FedEx Loses Bid to Dismiss Charges Over Online Drug Shipping

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FedEx Corp. was accused of scheming with “rogue” online pharmacies to deliver controlled substances to dealers and addicts. Photographer: Andrew Harrer/Bloomberg

FedEx Corp. can be prosecuted for illegal drugs hidden in its 4 million daily deliveries, a judge ruled.

U.S. District Judge Charles Breyer in San Francisco rejected the company’s bid to dismiss charges it conspired with “rogue” online drugstores. If the government wins the case, it may seek almost $1 billion in fines.

Separately, Breyer on Thursday ordered the FBI and other agencies to turn over communications that FedEx says show it has long cooperated with the government’s crackdown on companies that are shipping drugs without proper prescriptions.

As a drug-trafficking and money-laundering case heads toward trial, the parcel-shipping service is trying to show it’s being punished after doing the right thing.

The company said as far back as 2002, 12 years before it was accused of scheming with “rogue’’” online drugstores to deliver controlled substances to dealers and addicts, it was assisting federal agencies with investigations of pill purveyors. FedEx helped the government win convictions of the very companies the shipper is accused of conspiring with, defense lawyer Cris Arguedas said in court Thursday.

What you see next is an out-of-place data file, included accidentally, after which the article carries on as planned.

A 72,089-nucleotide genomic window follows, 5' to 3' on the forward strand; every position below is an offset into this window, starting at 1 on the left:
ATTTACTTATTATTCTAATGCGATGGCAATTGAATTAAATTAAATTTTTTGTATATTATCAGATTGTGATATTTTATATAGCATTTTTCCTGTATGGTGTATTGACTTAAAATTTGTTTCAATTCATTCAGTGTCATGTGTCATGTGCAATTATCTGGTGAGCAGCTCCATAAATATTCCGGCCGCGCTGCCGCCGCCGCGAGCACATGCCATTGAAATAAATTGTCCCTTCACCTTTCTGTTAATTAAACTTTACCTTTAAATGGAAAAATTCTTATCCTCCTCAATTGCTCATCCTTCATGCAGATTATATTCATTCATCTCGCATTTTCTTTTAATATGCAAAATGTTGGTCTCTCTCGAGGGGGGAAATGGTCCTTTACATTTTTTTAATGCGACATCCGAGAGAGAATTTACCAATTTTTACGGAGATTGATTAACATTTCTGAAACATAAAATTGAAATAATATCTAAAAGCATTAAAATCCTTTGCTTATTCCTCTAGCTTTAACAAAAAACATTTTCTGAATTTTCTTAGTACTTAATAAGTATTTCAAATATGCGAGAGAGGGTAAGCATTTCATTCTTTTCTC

The evidence sought by FedEx to show that it was acting in good faith may plant seeds of doubt in the minds of jurors or a judge, said Larry Cote, a former U.S. Drug Enforcement Administration associate counsel.

‘Bad Actors’

“If there’s information that FedEx can get from the government, or that they have, to demonstrate that it was cooperating with the government to prosecute these bad actors, then it’s certainly going to undermine the government’s position that FedEx was in fact conspiring with these same bad actors,” Cote said in an interview before the hearing.

FedEx and its alleged co-conspirators may face a fine of twice the gains from the illegal conduct, alleged to be at least $820 million. The Memphis, Tennessee-based company and individuals who ran the illicit pharmacies “knowingly and intentionally” schemed to launder more than $630,000 in shipping payments that were derived from drug sales, according to a revised indictment in August.

FedEx previously said “settlement is not an option” in the case. Cote said the company appears willing to fight the charges at trial, now set for February.

The case is U.S. v. FedEx Corp., 14-cr-00380, U.S. District Court, Northern District of California (San Francisco).

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